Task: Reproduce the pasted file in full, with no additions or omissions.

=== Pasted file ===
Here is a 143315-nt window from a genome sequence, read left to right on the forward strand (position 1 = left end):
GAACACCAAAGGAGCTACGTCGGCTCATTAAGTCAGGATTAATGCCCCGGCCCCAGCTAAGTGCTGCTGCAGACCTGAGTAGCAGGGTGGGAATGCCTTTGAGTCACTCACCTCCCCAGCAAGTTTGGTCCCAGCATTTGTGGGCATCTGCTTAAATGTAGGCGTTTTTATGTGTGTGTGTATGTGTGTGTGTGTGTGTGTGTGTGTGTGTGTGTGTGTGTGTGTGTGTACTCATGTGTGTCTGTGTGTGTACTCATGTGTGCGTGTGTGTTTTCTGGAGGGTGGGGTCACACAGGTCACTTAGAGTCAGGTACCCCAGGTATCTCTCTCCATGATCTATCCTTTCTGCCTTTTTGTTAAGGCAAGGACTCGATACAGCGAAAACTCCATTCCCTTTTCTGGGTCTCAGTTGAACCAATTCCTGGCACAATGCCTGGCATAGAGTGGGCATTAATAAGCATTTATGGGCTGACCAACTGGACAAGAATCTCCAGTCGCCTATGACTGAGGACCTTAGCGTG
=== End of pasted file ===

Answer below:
Here is a 143315-nt window from a genome sequence, read left to right on the forward strand (position 1 = left end):
GAACACCAAAGGAGCTACGTCGGCTCATTAAGTCAGGATTAATGCCCCGGCCCCAGCTAAGTGCTGCTGCAGACCTGAGTAGCAGGGTGGGAATGCCTTTGAGTCACTCACCTCCCCAGCAAGTTTGGTCCCAGCATTTGTGGGCATCTGCTTAAATGTAGGCGTTTTTATGTGTGTGTGTATGTGTGTGTGTGTGTGTGTGTGTGTGTGTGTGTGTGTGTGTGTGTGTACTCATGTGTGTCTGTGTGTGTACTCATGTGTGCGTGTGTGTTTTCTGGAGGGTGGGGTCACACAGGTCACTTAGAGTCAGGTACCCCAGGTATCTCTCTCCATGATCTATCCTTTCTGCCTTTTTGTTAAGGCAAGGACTCGATACAGCGAAAACTCCATTCCCTTTTCTGGGTCTCAGTTGAACCAATTCCTGGCACAATGCCTGGCATAGAGTGGGCATTAATAAGCATTTATGGGCTGACCAACTGGACAAGAATCTCCAGTCGCCTATGACTGAGGACCTTAGCGTG